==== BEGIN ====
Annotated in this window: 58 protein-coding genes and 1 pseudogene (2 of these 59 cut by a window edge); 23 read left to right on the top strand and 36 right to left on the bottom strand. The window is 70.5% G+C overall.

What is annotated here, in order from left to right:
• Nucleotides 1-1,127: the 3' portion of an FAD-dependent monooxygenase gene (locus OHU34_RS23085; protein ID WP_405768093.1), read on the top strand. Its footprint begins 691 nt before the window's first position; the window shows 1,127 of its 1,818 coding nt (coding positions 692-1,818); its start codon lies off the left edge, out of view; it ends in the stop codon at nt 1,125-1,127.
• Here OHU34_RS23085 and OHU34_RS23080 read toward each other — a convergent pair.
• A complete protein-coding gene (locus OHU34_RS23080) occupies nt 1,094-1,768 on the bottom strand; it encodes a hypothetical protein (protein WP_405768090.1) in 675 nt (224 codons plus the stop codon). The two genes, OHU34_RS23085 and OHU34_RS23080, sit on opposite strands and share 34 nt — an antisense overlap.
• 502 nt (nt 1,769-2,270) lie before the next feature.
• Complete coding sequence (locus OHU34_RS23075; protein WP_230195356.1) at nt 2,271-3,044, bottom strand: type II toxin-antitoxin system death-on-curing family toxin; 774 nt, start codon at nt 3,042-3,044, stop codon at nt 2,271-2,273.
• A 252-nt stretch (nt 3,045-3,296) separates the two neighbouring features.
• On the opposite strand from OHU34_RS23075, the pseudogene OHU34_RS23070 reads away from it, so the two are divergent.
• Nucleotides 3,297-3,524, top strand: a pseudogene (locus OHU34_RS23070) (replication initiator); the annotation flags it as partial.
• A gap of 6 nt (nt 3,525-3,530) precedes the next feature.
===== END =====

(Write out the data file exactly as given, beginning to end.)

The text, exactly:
Annotated in this window: 58 protein-coding genes and 1 pseudogene (2 of these 59 cut by a window edge); 23 read left to right on the top strand and 36 right to left on the bottom strand. The window is 70.5% G+C overall.

What is annotated here, in order from left to right:
• Nucleotides 1-1,127: the 3' portion of an FAD-dependent monooxygenase gene (locus OHU34_RS23085; protein ID WP_405768093.1), read on the top strand. Its footprint begins 691 nt before the window's first position; the window shows 1,127 of its 1,818 coding nt (coding positions 692-1,818); its start codon lies off the left edge, out of view; it ends in the stop codon at nt 1,125-1,127.
• Here OHU34_RS23085 and OHU34_RS23080 read toward each other — a convergent pair.
• A complete protein-coding gene (locus OHU34_RS23080) occupies nt 1,094-1,768 on the bottom strand; it encodes a hypothetical protein (protein WP_405768090.1) in 675 nt (224 codons plus the stop codon). The two genes, OHU34_RS23085 and OHU34_RS23080, sit on opposite strands and share 34 nt — an antisense overlap.
• 502 nt (nt 1,769-2,270) lie before the next feature.
• Complete coding sequence (locus OHU34_RS23075; protein WP_230195356.1) at nt 2,271-3,044, bottom strand: type II toxin-antitoxin system death-on-curing family toxin; 774 nt, start codon at nt 3,042-3,044, stop codon at nt 2,271-2,273.
• A 252-nt stretch (nt 3,045-3,296) separates the two neighbouring features.
• On the opposite strand from OHU34_RS23075, the pseudogene OHU34_RS23070 reads away from it, so the two are divergent.
• Nucleotides 3,297-3,524, top strand: a pseudogene (locus OHU34_RS23070) (replication initiator); the annotation flags it as partial.
• A gap of 6 nt (nt 3,525-3,530) precedes the next feature.